NEW YORK: The Association of National Advertisers yesterday released the results of a delegates' poll conducted at its annual Masters of Marketing Conference in Orlando, Florida. The event's theme was 'Growth', an apt concept given the current state of the world economy.

The 1,200 attendees, comprising clientside marketers, media and creative agencies and others, were polled via a voting tablet on a number of key marketing and advertising issues. The questions and responses are below.

How will you adjust your current marketing and media plans to account for the recent downturn in the financial markets?

  • Spending will be reduced (33%)
  • Spending will be constant / marketing mix will be reallocated (33%)
  • Surprisingly, we will spend more (27%)
    No changes, we will keep everything status quo (8%)
How does your CEO view your marketing efforts with respect to growth?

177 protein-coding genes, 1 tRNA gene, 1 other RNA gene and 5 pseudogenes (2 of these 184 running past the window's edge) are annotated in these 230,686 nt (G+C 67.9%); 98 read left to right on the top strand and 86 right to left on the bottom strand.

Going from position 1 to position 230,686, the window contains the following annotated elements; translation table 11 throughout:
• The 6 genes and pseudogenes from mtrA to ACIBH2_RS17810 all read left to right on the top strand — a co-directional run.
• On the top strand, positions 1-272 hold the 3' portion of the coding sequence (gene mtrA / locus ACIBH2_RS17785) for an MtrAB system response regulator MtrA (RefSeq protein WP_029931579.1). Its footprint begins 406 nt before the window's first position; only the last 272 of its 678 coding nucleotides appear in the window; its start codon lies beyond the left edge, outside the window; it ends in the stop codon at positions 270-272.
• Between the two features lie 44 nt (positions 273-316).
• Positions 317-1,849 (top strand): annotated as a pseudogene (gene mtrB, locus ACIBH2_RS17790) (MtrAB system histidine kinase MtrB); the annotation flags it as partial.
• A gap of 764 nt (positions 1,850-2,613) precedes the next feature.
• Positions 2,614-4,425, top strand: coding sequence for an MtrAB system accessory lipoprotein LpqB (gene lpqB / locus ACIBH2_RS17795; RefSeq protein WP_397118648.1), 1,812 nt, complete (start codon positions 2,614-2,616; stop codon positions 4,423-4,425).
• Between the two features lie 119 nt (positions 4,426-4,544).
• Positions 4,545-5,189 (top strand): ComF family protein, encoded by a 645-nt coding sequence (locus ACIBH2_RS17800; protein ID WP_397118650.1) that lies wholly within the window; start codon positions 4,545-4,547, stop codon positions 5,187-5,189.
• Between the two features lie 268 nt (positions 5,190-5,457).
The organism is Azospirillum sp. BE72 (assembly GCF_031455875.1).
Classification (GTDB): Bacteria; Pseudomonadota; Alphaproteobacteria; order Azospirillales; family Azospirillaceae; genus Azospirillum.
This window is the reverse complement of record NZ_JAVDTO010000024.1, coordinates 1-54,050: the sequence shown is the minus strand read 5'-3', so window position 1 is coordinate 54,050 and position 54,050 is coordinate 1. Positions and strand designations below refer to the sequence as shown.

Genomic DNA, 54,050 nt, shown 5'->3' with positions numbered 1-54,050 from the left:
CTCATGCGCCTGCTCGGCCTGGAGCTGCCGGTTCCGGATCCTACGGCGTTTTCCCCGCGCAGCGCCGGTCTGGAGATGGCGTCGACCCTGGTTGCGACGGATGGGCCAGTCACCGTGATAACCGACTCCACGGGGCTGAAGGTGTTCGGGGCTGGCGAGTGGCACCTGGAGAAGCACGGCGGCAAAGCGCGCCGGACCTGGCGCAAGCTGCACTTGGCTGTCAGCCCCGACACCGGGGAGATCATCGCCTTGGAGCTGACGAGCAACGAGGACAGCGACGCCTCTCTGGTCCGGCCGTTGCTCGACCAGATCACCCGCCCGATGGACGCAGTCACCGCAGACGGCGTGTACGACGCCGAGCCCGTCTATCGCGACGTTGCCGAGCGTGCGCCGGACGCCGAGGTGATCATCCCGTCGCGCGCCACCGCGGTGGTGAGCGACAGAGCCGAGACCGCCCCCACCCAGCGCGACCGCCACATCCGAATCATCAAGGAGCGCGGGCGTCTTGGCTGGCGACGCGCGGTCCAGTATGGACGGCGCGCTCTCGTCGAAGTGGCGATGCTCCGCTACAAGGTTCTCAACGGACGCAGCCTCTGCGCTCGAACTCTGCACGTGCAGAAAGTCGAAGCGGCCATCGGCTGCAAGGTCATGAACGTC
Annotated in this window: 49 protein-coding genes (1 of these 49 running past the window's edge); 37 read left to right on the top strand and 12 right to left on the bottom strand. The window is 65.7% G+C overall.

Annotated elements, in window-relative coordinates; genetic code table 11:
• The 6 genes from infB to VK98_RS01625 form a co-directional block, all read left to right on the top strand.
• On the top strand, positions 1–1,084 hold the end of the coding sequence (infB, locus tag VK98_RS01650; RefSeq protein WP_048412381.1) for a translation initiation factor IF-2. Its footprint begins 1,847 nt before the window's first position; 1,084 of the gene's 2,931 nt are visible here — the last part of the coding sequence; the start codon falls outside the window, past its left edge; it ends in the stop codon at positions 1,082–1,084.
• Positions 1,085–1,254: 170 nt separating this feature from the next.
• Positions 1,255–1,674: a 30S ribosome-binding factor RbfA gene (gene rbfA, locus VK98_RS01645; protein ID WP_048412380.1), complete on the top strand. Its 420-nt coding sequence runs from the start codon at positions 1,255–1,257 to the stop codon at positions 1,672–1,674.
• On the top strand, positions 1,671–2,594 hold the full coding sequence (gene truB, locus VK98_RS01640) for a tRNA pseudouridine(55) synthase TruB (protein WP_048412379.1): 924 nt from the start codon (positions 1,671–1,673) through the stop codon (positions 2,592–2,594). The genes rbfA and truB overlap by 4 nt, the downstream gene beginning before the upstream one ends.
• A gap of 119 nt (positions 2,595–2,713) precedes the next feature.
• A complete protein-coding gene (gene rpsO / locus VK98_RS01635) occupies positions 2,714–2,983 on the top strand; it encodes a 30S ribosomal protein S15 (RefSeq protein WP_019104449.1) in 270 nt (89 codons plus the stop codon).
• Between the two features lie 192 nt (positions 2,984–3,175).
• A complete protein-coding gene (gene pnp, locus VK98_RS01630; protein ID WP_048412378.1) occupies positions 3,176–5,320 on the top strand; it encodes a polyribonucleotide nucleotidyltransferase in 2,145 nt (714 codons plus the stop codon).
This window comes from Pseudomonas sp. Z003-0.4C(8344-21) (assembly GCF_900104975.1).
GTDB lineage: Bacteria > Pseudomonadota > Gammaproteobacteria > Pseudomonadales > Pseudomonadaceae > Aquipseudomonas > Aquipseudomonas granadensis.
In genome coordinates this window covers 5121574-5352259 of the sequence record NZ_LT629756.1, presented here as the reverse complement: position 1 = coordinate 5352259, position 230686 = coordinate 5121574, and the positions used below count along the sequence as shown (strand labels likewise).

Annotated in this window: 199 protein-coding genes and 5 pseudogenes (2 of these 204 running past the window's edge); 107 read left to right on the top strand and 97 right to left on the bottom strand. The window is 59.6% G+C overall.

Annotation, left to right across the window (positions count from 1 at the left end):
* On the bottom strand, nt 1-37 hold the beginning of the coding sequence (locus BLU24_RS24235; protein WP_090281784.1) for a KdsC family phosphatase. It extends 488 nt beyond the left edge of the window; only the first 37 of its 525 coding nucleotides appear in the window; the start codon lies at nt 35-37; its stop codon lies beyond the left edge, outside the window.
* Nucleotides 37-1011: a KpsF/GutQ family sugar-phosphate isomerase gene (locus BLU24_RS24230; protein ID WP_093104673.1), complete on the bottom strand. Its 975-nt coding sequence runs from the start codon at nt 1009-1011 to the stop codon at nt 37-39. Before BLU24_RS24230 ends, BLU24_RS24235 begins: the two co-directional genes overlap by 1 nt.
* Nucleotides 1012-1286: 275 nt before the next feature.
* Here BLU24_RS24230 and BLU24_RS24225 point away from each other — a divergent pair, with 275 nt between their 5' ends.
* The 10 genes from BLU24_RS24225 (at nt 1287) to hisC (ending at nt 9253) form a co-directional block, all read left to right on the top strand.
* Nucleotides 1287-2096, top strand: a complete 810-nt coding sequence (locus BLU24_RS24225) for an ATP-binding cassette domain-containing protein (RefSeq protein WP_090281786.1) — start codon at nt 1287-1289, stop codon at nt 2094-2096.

• As a brand-building investment (56%)
  • As an unaccountable but necessary expense (21%)
  • Not sure (15%)
  • As an unnecessary expense (8%)
What is your preferred social media site for driving brand growth?
  • None (32%)
  • YouTube (20%)
  • Facebook (18%)
  • All (12%)
  • LinkedIn (10%)
  • MySpace (6%)
  • Twitter (3%)
As you look toward 2009, how much do you plan to spend on marketing vs. 2008?
  • Increase spending more than 10% (26%)
  • Increase spending less than 10% (13%)
  • Hold stable (28%)
  • Decrease spending less than 10% (14%)
  • Decrease spending more than 10% (19%)
Which discipline will offer your brand the largest opportunity for growth?
  • Traditional 30-second spots (17%)
  • One page advertisements in a newspaper/magazine (7%)
  • Web advertising (16%)
  • Social media integration (28%)
  • Direct Marketing (7%)
  • Grassroots, viral public relations (19%)
  • Radio (5%)
How does your company currently measure brand growth?
  • Sales and net income (70%)
  • Third party brand equity valuations (15%)
  • Shareholder value (9%)
  • Household penetration (4%)
  • Company culture (3%)&
The poll was conducted via handheld devices.

Data sourced from ANA; additional content by WARC staff